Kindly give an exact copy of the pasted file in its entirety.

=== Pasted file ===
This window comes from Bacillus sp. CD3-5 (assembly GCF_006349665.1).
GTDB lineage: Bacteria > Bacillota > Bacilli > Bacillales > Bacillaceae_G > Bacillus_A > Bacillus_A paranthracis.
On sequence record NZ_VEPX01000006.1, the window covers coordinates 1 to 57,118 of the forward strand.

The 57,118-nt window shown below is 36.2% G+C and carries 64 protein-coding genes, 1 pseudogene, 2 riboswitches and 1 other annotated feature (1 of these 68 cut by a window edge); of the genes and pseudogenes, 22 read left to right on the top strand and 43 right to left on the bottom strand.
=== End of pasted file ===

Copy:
This window comes from Bacillus sp. CD3-5 (assembly GCF_006349665.1).
GTDB lineage: Bacteria > Bacillota > Bacilli > Bacillales > Bacillaceae_G > Bacillus_A > Bacillus_A paranthracis.
On sequence record NZ_VEPX01000006.1, the window covers coordinates 1 to 57,118 of the forward strand.

The 57,118-nt window shown below is 36.2% G+C and carries 64 protein-coding genes, 1 pseudogene, 2 riboswitches and 1 other annotated feature (1 of these 68 cut by a window edge); of the genes and pseudogenes, 22 read left to right on the top strand and 43 right to left on the bottom strand.